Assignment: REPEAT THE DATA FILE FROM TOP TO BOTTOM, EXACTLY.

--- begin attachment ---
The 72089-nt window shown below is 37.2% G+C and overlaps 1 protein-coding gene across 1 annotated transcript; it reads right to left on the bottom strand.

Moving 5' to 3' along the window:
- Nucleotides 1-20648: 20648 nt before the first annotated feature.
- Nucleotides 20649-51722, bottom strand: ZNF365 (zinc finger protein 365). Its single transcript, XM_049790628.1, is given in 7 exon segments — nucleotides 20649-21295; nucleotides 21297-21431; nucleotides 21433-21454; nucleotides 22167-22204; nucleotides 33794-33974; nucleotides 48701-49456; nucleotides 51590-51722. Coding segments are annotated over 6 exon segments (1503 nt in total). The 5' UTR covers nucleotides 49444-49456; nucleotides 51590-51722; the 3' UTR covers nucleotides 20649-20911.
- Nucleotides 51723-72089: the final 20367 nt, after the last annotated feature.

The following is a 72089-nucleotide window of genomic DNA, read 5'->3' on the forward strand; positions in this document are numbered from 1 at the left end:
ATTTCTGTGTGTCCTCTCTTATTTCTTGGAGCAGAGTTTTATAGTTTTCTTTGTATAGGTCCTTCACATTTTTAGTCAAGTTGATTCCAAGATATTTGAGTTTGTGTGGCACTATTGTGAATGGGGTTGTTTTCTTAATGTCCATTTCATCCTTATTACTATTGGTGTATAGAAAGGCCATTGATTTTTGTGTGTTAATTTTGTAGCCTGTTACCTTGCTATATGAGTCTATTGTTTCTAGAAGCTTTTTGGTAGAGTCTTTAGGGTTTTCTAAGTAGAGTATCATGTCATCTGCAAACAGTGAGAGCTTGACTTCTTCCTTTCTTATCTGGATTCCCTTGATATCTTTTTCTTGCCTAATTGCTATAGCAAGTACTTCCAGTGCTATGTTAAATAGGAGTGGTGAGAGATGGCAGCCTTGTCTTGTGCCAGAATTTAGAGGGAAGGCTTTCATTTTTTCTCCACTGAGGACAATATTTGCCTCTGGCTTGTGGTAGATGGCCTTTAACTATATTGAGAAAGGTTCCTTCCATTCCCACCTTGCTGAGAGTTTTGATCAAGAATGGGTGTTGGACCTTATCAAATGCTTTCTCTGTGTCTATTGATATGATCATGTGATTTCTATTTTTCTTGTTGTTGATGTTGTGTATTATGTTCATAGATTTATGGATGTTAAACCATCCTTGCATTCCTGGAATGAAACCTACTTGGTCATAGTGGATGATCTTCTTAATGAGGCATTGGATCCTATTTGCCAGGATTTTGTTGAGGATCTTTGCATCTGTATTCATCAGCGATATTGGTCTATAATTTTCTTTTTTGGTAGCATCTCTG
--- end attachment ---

The 72089-nt window shown below is 37.2% G+C and overlaps 1 protein-coding gene across 1 annotated transcript; it reads right to left on the bottom strand.

Moving 5' to 3' along the window:
- Nucleotides 1-20648: 20648 nt before the first annotated feature.
- Nucleotides 20649-51722, bottom strand: ZNF365 (zinc finger protein 365). Its single transcript, XM_049790628.1, is given in 7 exon segments — nucleotides 20649-21295; nucleotides 21297-21431; nucleotides 21433-21454; nucleotides 22167-22204; nucleotides 33794-33974; nucleotides 48701-49456; nucleotides 51590-51722. Coding segments are annotated over 6 exon segments (1503 nt in total). The 5' UTR covers nucleotides 49444-49456; nucleotides 51590-51722; the 3' UTR covers nucleotides 20649-20911.
- Nucleotides 51723-72089: the final 20367 nt, after the last annotated feature.

The following is a 72089-nucleotide window of genomic DNA, read 5'->3' on the forward strand; positions in this document are numbered from 1 at the left end:
ATTTCTGTGTGTCCTCTCTTATTTCTTGGAGCAGAGTTTTATAGTTTTCTTTGTATAGGTCCTTCACATTTTTAGTCAAGTTGATTCCAAGATATTTGAGTTTGTGTGGCACTATTGTGAATGGGGTTGTTTTCTTAATGTCCATTTCATCCTTATTACTATTGGTGTATAGAAAGGCCATTGATTTTTGTGTGTTAATTTTGTAGCCTGTTACCTTGCTATATGAGTCTATTGTTTCTAGAAGCTTTTTGGTAGAGTCTTTAGGGTTTTCTAAGTAGAGTATCATGTCATCTGCAAACAGTGAGAGCTTGACTTCTTCCTTTCTTATCTGGATTCCCTTGATATCTTTTTCTTGCCTAATTGCTATAGCAAGTACTTCCAGTGCTATGTTAAATAGGAGTGGTGAGAGATGGCAGCCTTGTCTTGTGCCAGAATTTAGAGGGAAGGCTTTCATTTTTTCTCCACTGAGGACAATATTTGCCTCTGGCTTGTGGTAGATGGCCTTTAACTATATTGAGAAAGGTTCCTTCCATTCCCACCTTGCTGAGAGTTTTGATCAAGAATGGGTGTTGGACCTTATCAAATGCTTTCTCTGTGTCTATTGATATGATCATGTGATTTCTATTTTTCTTGTTGTTGATGTTGTGTATTATGTTCATAGATTTATGGATGTTAAACCATCCTTGCATTCCTGGAATGAAACCTACTTGGTCATAGTGGATGATCTTCTTAATGAGGCATTGGATCCTATTTGCCAGGATTTTGTTGAGGATCTTTGCATCTGTATTCATCAGCGATATTGGTCTATAATTTTCTTTTTTGGTAGCATCTCTG